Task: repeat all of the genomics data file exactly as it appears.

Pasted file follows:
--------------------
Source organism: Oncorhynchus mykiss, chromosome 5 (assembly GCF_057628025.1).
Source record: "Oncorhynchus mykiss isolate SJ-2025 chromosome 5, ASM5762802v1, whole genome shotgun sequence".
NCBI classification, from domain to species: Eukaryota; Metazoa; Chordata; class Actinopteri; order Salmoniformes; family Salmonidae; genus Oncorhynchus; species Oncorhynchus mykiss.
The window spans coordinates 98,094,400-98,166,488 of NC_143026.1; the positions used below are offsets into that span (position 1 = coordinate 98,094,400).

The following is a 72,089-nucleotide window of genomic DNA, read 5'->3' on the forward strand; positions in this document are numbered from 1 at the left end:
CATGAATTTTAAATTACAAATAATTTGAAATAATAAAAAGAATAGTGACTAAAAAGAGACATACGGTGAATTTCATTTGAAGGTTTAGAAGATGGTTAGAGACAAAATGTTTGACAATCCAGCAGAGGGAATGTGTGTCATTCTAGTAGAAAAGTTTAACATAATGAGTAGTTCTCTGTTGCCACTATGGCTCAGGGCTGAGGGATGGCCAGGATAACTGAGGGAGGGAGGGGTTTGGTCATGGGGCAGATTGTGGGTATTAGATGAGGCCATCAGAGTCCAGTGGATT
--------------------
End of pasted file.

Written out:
Source organism: Oncorhynchus mykiss, chromosome 5 (assembly GCF_057628025.1).
Source record: "Oncorhynchus mykiss isolate SJ-2025 chromosome 5, ASM5762802v1, whole genome shotgun sequence".
NCBI classification, from domain to species: Eukaryota; Metazoa; Chordata; class Actinopteri; order Salmoniformes; family Salmonidae; genus Oncorhynchus; species Oncorhynchus mykiss.
The window spans coordinates 98,094,400-98,166,488 of NC_143026.1; the positions used below are offsets into that span (position 1 = coordinate 98,094,400).

The following is a 72,089-nucleotide window of genomic DNA, read 5'->3' on the forward strand; positions in this document are numbered from 1 at the left end:
CATGAATTTTAAATTACAAATAATTTGAAATAATAAAAAGAATAGTGACTAAAAAGAGACATACGGTGAATTTCATTTGAAGGTTTAGAAGATGGTTAGAGACAAAATGTTTGACAATCCAGCAGAGGGAATGTGTGTCATTCTAGTAGAAAAGTTTAACATAATGAGTAGTTCTCTGTTGCCACTATGGCTCAGGGCTGAGGGATGGCCAGGATAACTGAGGGAGGGAGGGGTTTGGTCATGGGGCAGATTGTGGGTATTAGATGAGGCCATCAGAGTCCAGTGGATT